Background: Family history of colorectal cancer among adult patients has been reported in the literature. Although extremely rare in children, colorectal cancer in this population may represent a unique group in whom genetic factors play a significant etiologic role. The aim of the present study was to assess genetic contribution, as measured by family history, to the development of colorectal cancer in probands under 21 years of age at diagnosis.
Procedure: Detailed family histories were obtained from surviving patients or their parents. The risk [standardized incidence ratio (SIR)] of cancer in the relatives was calculated by comparing the observed and the expected incidence based on rates in the general population and person-years at risk.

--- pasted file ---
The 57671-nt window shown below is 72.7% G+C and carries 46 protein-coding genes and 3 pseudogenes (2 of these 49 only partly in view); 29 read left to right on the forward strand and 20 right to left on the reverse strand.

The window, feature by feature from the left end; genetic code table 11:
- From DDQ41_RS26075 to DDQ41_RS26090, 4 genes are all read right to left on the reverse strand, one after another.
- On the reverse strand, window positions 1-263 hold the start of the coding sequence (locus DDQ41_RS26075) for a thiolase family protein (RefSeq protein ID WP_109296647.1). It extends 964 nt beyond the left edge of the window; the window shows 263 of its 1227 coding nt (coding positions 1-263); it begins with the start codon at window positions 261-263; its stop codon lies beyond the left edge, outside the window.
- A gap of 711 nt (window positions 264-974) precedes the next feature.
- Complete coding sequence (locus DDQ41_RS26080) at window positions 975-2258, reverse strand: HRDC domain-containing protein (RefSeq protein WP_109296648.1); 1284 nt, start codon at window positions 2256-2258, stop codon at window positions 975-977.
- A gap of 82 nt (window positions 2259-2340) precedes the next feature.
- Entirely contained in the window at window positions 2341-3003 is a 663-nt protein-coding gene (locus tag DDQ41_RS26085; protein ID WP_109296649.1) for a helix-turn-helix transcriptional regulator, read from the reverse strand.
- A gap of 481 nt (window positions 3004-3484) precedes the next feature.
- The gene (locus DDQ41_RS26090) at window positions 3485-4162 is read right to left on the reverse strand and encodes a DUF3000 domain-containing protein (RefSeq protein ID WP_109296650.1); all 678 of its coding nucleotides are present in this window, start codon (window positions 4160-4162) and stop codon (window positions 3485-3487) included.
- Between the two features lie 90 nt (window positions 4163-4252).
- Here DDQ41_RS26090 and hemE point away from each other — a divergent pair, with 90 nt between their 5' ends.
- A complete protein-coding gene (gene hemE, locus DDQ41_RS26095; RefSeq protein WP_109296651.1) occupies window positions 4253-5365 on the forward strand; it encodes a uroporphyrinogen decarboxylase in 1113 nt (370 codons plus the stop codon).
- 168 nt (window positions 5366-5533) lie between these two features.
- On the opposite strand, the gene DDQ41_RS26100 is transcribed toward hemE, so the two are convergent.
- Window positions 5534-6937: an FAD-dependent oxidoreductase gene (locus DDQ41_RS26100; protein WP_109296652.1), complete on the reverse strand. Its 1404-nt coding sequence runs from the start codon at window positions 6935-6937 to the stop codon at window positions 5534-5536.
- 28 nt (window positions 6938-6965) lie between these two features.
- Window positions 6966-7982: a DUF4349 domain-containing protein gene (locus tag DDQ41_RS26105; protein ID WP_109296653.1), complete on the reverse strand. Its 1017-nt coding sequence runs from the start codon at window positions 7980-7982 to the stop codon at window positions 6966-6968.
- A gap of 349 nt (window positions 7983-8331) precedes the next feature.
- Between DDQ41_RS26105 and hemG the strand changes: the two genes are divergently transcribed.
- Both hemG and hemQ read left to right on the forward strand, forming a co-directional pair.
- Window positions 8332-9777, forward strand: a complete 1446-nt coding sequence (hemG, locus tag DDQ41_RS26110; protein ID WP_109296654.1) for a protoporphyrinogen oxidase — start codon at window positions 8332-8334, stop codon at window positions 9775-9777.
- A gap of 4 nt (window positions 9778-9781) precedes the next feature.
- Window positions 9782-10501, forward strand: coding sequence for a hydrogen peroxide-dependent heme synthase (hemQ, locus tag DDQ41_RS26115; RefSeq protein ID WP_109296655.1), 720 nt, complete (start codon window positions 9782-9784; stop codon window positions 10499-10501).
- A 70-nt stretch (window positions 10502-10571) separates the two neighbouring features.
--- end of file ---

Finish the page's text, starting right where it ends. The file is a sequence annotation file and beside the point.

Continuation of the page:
Results: Twenty-five patients (median age at diagnosis 15 years) diagnosed with colorectal cancer at St. Jude Children's Research Center since 1964 or their surviving next of kin were available for interview. The 461 relatives contributed 18,908 person-years of follow-up. Statistically significant increased risk of colorectal cancer was present among all relatives (SIR = 6.0, 95% CI, 2.7-10.6), and the increased risk of colorectal cancer was confined to relatives of probands who were under 15 years of age at diagnosis (SIR = 10.0, 95% CI, 4.5-17.6). In addition, there was an excess of uterine/cervical cancer among all female relatives (SIR = 6.5, 95% CI, 3.2-10.9).
Conclusions: The observed excess of colorectal cancer, in relatives of younger probands, suggests the need to examine these kindreds for genetic instability resulting from defects in mismatch repair genes to characterize further the patterns of risk observed.
Copyright 1999 Wiley-Liss, Inc.